Trademarks signify brands to consumers, and they can last as long as a company lasts. Trademarks and patents work together to foster innovation. When a company publicizes and patents its innovations, it uses its trademark when it markets and sells the invention to consumers.
Sometimes, the trademark itself is so powerful that the company has the freedom to innovate knowing that its customers will trust its judgment. For example, think of Nike. Nike’s trademarks- the swoosh and the phrase “Just Do It” – are so powerful that when it comes up with a crazy new shoe that utilizes a brand new technology, customers will flock to purchase it because the brand is so popular and well-respected.
This brand value can provide a lot more confidence to inventors, especially when they are in the beginning stages of a product.
Creativity can also come about under the design of trademarks. There’s a lot that can be done artistically to create a lasting and memorable logo. Think of McDonald’s- when you picture the name, you picture golden arches.
Copyrights → inspiration
Copyrights inspire creativity by giving artists the peace of mind that they are free to share their creative works without the constant fear of being ripped off or copied. This gives artists the incentive to be free to innovate, knowing that they have legal recourse if they are plagiarized.
Art is so important to society and culture. The copyright system allows artists to come forward with their creations for the betterment of society and the overall enjoyment of life. Without copyright law, people wouldn’t be able to make a living as an artist. Copyright law allows creatives to monetize their talents.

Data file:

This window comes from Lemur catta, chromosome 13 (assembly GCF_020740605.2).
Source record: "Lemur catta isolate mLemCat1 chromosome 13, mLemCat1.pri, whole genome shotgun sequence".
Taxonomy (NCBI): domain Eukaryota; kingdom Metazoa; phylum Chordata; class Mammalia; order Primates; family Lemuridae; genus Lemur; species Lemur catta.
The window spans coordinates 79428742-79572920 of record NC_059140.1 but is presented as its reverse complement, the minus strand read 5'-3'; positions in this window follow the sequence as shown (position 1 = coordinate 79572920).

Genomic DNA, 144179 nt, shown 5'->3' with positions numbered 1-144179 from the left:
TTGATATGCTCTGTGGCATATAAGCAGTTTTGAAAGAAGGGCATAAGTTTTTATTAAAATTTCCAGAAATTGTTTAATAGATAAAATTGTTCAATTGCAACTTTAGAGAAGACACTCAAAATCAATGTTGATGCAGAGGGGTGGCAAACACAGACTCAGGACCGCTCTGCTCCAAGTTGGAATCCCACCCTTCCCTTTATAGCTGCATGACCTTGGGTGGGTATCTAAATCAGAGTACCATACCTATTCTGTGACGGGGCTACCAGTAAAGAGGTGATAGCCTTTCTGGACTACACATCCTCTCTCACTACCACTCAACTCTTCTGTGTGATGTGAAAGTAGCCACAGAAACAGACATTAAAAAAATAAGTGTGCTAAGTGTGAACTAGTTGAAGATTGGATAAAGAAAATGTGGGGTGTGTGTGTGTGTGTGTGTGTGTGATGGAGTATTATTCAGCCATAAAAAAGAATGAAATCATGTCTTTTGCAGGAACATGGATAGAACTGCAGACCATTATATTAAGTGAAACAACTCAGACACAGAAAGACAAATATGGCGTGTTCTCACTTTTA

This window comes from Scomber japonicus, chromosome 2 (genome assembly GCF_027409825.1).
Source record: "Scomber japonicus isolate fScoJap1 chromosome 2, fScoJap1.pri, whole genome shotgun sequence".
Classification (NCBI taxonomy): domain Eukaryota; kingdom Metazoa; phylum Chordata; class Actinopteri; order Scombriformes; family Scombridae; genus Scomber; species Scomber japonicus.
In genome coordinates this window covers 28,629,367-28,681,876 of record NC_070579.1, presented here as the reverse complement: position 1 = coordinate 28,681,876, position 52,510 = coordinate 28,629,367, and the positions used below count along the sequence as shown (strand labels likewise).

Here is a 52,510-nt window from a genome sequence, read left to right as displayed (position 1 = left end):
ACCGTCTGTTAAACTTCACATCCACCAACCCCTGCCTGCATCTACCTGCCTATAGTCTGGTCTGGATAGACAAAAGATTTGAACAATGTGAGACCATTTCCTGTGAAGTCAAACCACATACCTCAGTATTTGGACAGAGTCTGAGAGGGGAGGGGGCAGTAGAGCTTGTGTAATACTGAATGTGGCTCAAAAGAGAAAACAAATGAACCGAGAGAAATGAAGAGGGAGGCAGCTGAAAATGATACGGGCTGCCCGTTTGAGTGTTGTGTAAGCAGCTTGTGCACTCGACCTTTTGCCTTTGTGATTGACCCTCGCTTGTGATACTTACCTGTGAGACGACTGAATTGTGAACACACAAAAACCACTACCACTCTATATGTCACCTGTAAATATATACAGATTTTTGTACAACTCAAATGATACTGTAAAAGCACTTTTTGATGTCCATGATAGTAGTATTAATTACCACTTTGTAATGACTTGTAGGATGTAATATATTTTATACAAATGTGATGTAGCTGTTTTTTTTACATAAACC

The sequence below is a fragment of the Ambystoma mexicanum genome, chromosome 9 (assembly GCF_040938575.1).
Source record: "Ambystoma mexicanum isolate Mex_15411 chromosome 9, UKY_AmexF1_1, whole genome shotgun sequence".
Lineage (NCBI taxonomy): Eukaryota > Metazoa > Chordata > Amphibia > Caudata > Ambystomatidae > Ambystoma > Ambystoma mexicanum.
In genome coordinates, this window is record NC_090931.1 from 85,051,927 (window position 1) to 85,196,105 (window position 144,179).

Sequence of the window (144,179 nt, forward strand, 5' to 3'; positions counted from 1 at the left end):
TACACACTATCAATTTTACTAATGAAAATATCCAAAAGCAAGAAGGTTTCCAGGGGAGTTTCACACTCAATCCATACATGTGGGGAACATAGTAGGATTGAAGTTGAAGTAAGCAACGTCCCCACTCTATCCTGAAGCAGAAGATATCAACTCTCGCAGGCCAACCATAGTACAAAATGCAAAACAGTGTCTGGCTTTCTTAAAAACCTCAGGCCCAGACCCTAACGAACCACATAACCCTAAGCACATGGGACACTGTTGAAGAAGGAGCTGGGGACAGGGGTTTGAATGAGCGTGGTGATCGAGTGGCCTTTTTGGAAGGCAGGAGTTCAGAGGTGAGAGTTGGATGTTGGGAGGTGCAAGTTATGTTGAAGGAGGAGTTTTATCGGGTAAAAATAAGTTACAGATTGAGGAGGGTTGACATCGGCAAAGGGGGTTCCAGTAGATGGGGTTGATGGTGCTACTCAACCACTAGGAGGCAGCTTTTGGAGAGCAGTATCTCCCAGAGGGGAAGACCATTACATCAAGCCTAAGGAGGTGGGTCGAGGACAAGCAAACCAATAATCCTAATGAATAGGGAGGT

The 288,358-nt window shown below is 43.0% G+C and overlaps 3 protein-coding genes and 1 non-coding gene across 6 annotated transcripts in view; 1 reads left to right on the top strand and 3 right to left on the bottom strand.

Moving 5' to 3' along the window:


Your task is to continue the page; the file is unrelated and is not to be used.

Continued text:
Trade secrets → cultures of transparency
Trade secrets allow creativity to flourish within the metaphorical walls of a company. Companies with meaningful assets have new hires sign non-disclosure agreements (NDA) promising to keep their knowledge in-house and not publicize key pieces of information.
By facilitating an environment where everything is kept in-house, the employees within a company itself can be more creative. Internally, employees will be less afraid to speak their mind to share their crazy new idea, showcase their developments to one another, or push the needle at every turn. This spirit will flow through to developing a better and more efficient company culture as opposed to a more closed atmosphere. An open and transparent environment in a company encourages creativity, openness, and facilitates innovation.
Thomas Edison once said, “The value of an idea lies in the using of it.” Edison should know — as one of America’s most prolific inventors, he accumulated an astonishing 1,084 utility patents between 1869 and 1933.
Edison’s wise words emulate the sentiment that each invention has a value. The more daring inventors who wish to give their idea the greatest level of value make their idea become a reality, turning it into a tangible product that may make the world a better place. IP law protects these inventions and encourages more innovators to come forward and transform the world.
About the author
Carly Klein is a law student at Loyola Law School in Los Angeles. A graduate from Boston University with a B.A. in Political Science & Philosophy, she has experience in marketing, communications, and sales. She is a Los Angeles native and seeks to pursue a career in IP & Business Litigation.